Senate Assembly talks anti-racism committee, vote of confidence in SACUA leaders

Tuesday, September 22, 2020 - 10:29am

SACUA discussed a vote of confidence and an anti-racism committee at the virtual meeting Monday evening.

SACUA discussed a vote of confidence and an anti-racism committee at the virtual meeting Monday evening. Buy this photo
Courtesy of Julia Forrest

The Senate Assembly discussed a proposal for a Committee on Anti-Racism as well as a vote of confidence in the Senate Advisory Committee on University Affairs’ leaders. The Assembly also talked about making meetings more accessible for those with disabilities and heard from Martino Harmon, vice president of Student Life. 

SACUA Chair Colleen Conway opened the meeting by discussing the layout of future Senate Assembly meetings and approving the agenda for the meeting. Items on future meetings include discussions on Title IX regulations, discussions on enrollment and presentations from campus leaders such as University President Mark Schlissel. 

MaryJo Banasik, director of the Faculty Senate Office, went on to explain the roles of each committee in the Senate Assembly before splitting all the present members into breakout rooms to voice their concerns about future SACUA and Faculty Senate meetings. 

All members then rejoined the main session where they discussed the proposal of a Faculty Senate Committee on Anti-Racism. The committee would be tasked with addressing community members who are racist. Though there was debate over whether “Anti-Racism” was an appropriate addition to the title, a vote in favor of the committee passed, with committee charges set to be discussed in future meetings. 

One supporter of the proposal, LSA associate professor Luke Hyde, expressed his concern with the name of the committee being “Anti-Racism.” He felt what the committee was being charged with does not confront institutionalized racism, but instead only targets and punishes individuals who are found to be racist. 

“I completely support the creation of a committee that would look for (racist actions by faculty members)... but I’m worried that this is leaving out the aspects of systematic racism,” Hyde said. “The text indirectly blames the victims or the people involved in it rather than the systems.” 

The Senate Assembly also heard from Harmon, who said the University is committed to enriching the lives of students. 

“Relevant to our work with all of (the Faculty Senate) as partners, really understanding and demonstrating how student life can improve our impact on students,” Harmon said. “And what I mean by that, it’s critical we link our impact to the overall mission of the University, and that’s students learning and student success. Our work really has to work to help students reach those goals.”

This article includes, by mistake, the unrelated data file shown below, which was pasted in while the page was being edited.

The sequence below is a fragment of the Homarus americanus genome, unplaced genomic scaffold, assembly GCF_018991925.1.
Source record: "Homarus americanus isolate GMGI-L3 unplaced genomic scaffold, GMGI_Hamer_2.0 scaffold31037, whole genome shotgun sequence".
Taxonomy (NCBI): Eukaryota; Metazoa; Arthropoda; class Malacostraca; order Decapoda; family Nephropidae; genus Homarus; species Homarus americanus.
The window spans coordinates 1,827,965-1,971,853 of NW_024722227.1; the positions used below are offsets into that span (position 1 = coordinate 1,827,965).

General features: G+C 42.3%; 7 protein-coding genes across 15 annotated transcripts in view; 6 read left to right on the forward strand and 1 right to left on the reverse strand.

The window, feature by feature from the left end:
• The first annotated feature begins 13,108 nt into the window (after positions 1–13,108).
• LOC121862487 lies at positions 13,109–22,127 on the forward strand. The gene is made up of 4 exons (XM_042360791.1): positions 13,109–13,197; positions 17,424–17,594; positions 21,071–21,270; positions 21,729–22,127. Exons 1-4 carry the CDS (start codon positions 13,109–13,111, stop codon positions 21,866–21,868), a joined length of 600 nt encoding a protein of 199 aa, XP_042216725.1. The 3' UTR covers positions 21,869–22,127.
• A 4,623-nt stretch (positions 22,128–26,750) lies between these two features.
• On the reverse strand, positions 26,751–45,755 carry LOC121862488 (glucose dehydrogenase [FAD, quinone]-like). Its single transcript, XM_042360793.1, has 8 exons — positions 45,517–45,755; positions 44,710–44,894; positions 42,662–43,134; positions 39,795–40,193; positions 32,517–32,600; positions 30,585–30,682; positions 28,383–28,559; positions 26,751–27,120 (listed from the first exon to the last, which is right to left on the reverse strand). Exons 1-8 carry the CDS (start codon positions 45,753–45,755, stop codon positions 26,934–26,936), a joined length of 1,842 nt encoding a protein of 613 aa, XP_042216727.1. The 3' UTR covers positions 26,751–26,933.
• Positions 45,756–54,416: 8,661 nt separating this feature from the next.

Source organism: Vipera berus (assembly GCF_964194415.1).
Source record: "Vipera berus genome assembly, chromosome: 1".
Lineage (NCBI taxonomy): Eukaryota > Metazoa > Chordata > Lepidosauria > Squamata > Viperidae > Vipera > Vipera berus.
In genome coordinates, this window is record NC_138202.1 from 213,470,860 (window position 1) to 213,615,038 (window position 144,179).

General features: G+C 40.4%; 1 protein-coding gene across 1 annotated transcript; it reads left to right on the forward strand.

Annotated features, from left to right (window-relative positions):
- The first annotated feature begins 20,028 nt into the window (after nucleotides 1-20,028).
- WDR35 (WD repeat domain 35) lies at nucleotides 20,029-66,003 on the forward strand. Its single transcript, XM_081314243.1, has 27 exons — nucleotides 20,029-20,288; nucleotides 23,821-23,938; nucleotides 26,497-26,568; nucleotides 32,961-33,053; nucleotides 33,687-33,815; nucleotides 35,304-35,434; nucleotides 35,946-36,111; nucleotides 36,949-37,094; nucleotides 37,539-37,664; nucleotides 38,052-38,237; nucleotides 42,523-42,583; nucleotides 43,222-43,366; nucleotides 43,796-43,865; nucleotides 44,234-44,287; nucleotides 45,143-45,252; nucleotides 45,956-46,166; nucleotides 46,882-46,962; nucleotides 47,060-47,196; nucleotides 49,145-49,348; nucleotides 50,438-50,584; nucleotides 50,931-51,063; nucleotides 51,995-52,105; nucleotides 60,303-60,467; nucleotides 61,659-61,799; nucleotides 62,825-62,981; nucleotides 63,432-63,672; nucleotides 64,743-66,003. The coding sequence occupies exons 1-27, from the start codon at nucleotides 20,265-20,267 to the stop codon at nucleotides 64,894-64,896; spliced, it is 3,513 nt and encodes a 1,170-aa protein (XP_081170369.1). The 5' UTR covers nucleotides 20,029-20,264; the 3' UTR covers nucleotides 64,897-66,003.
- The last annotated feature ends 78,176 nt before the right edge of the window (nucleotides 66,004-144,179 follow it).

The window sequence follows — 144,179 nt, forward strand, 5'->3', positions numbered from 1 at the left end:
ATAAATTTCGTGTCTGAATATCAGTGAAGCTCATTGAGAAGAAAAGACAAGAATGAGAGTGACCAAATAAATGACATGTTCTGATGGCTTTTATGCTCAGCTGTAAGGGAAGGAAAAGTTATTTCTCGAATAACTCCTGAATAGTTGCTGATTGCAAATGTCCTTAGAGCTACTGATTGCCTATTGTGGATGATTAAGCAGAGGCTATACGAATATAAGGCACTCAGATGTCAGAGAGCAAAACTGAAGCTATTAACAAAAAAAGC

Harmon continued to praise the Senate Assembly and discuss his and the University’s role in working with the governance body to ensure students are successfully taken care of and set up to succeed. 

The faculty members proceeded to vote on a measure to express confidence in the SACUA chair, the treasurer and the director of the Faculty Senate Office. This vote of confidence was introduced by SACUA member Ivo Dinov, a Nursing professor, after the complicated vote of no confidence in the University administration that took place during the last Senate Assembly meeting that resulted in members unsure of the final result. Dinov’s motion was tabled and might be brought up at future meetings. 

Senate Assembly members Shanna Kattari, assistant professor of Social Work, and Meredith Kahn, a Gender & Sexuality Studies librarian, introduced a motion which would commit the Faulty Senate Office to making its meetings, voting procedures and communication more accessible for those with disabilities by accommodating their requests, aligning with the Office of Diversity, Equity and Inclusion. The vote passed and the SACUA chair adjourned the meeting. 

Daily Staff Reporter Julia Forrest can be reached at juforres@umich.edu

Correction: This article has been updated to reflect that the Senate Assembly considered a motion to express confidence in SACUA leaders, not a vote of no confidence against them.


The COVID-19 pandemic has thrown challenges at all of us — including The Michigan Daily — but that hasn’t stopped our staff. We’re committed to reporting on the issues that matter most to the community where we live, learn and work. Your donations keep our journalism free and independent. You can support our work here.

For a weekly roundup of the best stories from The Michigan Daily, sign up for our newsletter here.